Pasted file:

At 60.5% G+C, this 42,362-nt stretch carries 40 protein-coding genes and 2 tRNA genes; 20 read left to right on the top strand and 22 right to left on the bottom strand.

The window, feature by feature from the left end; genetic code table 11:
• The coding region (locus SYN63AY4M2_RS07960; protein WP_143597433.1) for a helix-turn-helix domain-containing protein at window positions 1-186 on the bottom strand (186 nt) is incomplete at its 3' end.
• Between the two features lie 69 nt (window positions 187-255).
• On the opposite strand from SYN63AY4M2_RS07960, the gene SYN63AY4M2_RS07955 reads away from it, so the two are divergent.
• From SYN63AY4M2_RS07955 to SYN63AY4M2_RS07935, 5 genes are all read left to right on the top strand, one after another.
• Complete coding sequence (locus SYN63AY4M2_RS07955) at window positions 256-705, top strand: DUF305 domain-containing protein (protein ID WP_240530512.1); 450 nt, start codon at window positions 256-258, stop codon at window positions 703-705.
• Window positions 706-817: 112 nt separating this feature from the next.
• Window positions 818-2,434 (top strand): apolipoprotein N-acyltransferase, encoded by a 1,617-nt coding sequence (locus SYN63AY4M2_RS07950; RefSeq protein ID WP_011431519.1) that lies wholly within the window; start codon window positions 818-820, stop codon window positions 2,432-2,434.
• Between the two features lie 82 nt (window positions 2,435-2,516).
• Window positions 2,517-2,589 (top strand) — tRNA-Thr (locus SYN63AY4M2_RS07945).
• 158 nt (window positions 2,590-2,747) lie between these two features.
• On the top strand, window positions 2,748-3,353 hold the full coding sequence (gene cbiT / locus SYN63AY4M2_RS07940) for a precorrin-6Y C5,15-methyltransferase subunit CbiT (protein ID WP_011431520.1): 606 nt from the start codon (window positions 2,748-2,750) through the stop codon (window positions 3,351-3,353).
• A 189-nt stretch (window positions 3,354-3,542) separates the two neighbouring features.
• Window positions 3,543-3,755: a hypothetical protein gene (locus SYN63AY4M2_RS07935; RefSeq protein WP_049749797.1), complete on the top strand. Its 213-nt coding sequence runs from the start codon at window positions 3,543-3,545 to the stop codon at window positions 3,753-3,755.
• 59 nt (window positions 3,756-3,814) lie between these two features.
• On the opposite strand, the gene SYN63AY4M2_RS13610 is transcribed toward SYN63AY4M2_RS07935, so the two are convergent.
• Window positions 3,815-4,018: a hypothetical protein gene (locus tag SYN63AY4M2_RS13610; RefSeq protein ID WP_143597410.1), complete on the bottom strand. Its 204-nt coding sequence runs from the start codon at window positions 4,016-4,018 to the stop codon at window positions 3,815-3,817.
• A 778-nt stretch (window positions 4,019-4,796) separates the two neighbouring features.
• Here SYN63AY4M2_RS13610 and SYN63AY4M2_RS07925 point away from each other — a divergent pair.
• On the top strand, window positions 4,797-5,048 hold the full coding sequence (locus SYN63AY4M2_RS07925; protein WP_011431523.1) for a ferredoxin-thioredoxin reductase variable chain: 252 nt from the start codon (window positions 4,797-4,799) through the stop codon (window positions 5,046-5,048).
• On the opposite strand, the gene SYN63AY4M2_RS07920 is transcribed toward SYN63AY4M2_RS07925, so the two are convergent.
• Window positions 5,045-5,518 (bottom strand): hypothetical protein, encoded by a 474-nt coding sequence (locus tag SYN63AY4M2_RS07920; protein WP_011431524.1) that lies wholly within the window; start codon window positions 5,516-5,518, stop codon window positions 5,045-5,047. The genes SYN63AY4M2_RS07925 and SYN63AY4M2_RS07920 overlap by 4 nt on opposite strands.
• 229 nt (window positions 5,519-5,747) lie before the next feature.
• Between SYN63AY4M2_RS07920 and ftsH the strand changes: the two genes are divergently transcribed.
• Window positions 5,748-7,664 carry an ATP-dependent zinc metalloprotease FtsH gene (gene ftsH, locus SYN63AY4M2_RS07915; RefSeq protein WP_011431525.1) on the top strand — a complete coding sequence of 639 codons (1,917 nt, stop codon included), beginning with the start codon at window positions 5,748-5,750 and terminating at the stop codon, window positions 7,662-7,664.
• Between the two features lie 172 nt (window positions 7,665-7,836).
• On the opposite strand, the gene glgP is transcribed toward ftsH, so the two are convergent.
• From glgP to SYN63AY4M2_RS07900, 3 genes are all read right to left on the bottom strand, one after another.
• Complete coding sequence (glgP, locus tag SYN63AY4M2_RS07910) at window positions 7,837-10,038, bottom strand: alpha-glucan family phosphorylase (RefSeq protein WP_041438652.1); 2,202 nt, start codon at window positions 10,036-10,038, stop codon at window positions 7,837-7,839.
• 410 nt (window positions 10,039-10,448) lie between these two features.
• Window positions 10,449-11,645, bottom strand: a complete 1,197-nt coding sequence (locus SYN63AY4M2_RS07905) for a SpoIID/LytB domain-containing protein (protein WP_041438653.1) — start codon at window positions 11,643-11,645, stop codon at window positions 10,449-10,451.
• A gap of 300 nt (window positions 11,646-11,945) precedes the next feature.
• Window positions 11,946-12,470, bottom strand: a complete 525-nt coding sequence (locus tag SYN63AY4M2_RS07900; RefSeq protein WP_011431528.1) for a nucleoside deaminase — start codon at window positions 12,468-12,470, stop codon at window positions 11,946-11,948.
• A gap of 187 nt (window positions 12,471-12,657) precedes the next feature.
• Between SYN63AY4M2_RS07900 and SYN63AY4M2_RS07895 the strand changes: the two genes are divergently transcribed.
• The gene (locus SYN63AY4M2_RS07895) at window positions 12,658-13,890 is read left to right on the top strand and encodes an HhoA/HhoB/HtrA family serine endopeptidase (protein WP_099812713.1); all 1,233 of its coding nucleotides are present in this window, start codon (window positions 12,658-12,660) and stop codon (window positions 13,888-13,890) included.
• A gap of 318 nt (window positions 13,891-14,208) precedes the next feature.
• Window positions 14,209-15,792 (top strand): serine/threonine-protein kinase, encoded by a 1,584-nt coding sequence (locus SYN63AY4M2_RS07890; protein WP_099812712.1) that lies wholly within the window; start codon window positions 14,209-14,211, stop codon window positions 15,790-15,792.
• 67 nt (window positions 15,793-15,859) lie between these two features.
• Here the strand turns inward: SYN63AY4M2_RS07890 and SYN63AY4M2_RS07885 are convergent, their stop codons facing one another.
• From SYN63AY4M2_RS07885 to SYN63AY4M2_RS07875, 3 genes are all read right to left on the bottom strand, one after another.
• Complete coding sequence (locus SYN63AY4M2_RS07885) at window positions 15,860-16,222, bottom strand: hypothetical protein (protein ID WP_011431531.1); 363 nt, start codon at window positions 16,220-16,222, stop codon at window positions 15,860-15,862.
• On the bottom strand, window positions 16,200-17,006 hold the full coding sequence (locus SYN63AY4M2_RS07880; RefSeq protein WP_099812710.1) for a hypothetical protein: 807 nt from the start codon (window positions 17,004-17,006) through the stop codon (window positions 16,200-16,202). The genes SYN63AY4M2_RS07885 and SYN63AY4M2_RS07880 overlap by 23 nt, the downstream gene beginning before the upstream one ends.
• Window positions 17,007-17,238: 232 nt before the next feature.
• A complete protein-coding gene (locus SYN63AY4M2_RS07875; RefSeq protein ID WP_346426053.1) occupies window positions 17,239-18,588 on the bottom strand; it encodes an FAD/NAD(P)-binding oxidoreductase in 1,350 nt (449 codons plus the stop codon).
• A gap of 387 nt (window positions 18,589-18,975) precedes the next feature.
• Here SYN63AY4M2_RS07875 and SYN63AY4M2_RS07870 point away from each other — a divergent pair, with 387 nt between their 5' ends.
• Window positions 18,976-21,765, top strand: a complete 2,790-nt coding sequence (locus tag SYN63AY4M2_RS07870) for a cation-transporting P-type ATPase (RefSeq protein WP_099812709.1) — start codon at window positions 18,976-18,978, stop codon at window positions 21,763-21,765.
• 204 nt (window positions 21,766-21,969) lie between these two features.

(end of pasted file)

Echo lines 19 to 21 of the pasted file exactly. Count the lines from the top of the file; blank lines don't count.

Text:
• A 778-nt stretch (window positions 4,019-4,796) separates the two neighbouring features.
• Here SYN63AY4M2_RS13610 and SYN63AY4M2_RS07925 point away from each other — a divergent pair.
• On the top strand, window positions 4,797-5,048 hold the full coding sequence (locus SYN63AY4M2_RS07925; protein WP_011431523.1) for a ferredoxin-thioredoxin reductase variable chain: 252 nt from the start codon (window positions 4,797-4,799) through the stop codon (window positions 5,046-5,048).